Accent Color and Color Trends


If Accent color is power – the greatest power lies in the use of the hottest colors. Accent color is the designer’s best and most persuasive weapon against color hesitation. Discretion with color can definitely the better part of design valor, and a little color can be used judiciously to create a design that most would describe as very colorful.

neutrals comprise the larger area, yet color dominates – image via peppermintblisscom

The promise of color restraint is a style carrot that cajoles and coaxes even the color-resistant out into the lime light of discovery. With all that color out there, picking and assembling specific shades of colors that will both speak to you in a language that your room design can interpret can be pretty daunting – this is where color trends come in very handy. It’s not so much a matter of needing to religiously prescribe to what forecasters are encouraging you to do….but taking some inspirational guidance from color gurus is not different from taking any other expert advise that assists you in making . People who eat sleep and breath color and can save you a great deal of time and stress you might otherwise waste on experimentation. Let’s start with accents involving color whose color temperature is in the cooler range – yes, that would be the colors we think of as warm to hot shades. Color temperature is amongst those facts that the human brain can’t process easily. Red is the first thing the brain sees, yet reds orange and yellows in the light range are the coolest in temperature.

Benjamin Moore recently published a vignette of popular paint shades that provide insight and direction into making the most effective use of accent color for your room designs.

Popular Benjamin Moore Reds – image via Nuance Magazine

Reds (which include the Fuchsia range) and oranges are a tricky group. Hot colors work like laser pointers in any design – the eye will automatically follow red, irrespective of other colors in your palette so you should use red deliberately to guide the eye.

image below via Pinterest by Jodi McKee

(If you are intrigued by the accents below, just click the links under the image)

Orange is a favorite of many designers, like Thomas Paul who told me that orange colorways in his collection always do well, in part because orange photographs so well. Red is a bit coyer on camera, as it’s a transparent color by nature. This comes as no surprise to painters. On walls this temperamental color diva can require five coats in certain blue ranges to reach opacity. Orange takes its better opacity from its yellow parent, which dominates the mix in most orange shades – but as accents like rugs, wall art and small furnishings they play exceptionally well in the sand box and even people who are phobic of bright color feel comfortable in a room where some bright colors define while held at bay.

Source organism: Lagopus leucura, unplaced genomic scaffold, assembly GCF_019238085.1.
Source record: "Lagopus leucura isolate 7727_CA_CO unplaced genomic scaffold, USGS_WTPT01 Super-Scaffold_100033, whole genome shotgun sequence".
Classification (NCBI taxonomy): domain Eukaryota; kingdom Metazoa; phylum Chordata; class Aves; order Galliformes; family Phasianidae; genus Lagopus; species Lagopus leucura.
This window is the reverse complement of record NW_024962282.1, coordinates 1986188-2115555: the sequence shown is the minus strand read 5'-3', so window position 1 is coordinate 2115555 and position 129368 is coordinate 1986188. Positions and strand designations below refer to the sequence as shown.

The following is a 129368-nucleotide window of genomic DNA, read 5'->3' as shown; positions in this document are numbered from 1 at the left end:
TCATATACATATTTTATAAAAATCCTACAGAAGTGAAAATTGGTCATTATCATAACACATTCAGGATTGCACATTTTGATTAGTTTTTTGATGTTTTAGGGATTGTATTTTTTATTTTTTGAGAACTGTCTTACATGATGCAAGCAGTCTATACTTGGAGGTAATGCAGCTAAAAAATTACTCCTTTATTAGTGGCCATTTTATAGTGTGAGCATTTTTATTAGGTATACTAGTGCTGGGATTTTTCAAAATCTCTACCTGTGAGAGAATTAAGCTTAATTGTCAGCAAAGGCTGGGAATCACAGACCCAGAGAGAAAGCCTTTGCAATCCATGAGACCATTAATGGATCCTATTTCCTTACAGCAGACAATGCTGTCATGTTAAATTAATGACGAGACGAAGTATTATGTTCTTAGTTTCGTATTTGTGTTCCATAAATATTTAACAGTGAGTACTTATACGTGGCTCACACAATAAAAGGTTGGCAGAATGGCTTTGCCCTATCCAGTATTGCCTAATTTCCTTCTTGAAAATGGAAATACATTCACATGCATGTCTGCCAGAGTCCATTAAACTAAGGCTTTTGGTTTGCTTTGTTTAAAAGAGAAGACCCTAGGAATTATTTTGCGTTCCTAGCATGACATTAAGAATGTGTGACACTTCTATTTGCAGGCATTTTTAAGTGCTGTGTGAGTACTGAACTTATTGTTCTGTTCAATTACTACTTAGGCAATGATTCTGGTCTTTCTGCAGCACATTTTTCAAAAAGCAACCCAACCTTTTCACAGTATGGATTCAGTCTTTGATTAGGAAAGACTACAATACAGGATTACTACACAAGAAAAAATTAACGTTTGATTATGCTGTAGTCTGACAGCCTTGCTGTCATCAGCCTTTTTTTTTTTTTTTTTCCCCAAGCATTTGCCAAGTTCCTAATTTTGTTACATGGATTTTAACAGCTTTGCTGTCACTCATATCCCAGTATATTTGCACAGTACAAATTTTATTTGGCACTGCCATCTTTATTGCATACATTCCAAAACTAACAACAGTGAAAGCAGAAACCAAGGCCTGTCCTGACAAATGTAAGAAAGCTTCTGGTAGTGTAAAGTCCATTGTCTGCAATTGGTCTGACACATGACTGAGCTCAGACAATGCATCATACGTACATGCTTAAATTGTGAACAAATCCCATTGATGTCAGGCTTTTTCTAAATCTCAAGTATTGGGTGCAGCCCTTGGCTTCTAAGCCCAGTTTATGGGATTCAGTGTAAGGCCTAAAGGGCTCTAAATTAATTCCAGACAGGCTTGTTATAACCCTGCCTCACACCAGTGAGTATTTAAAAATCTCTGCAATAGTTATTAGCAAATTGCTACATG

There are certain images worth using twice – this mod color blocked living room is a less in how the brain processes color fields. The eye will go to reds firsts and then scoot straight to yellow.

image via Elle Decor Spain

and again – the eye goes to red like a bullet and then follows the yellow brick road…..

pvc pipe vases via

Yellow is one of the nest accent colors out there, and it ranges in application from shades that are semi-opaque, making it really beautiful in transparent applications to creamier butter tones that cover in one coat as a painted color.

Benjamin Moore’s popular yellows for the past 3 years – image via Behjamin Moore’s Nuance Magazine.

image (below)

Yellow is one of my favorite accents, because you get a big bang even in small application. The color of the sun that we all owe our continued existence to, this color is read by most people as very positive and energetic. Yellow accents provide fabulous movement to interior design and to art, and easily dominate cooler (or is that hotter?) tones.

image via Artful Harvest à la parisienne, pinned on Pinterest by Lisa Hewitt

Even if you are afraid of color, make it work at home by following in the footprint of this well-traveled design path:

1) Taking some inspiration from the hot (yet cool) Benjamin Moore shades guaranteed to perform

2) Use the color chips to blend with inspiration from images you love the color palettes that speak most clearly to you.

3) Target your accents using your inspiration.

4) Find your percentage base of color comfort – most people range between 10% – 30%

5) Use a neutral background – gray ranges and white always work. This is the color mortar for your accents.

6) Don’t leave the ceiling white! Choose a softer gradient of your least prominent accent color on the ceiling.

7) …and finish with some sparkle – luster-ware, gold, silver or colored matallic accents are the jewelry of your room ensemble. A little color goes a long way!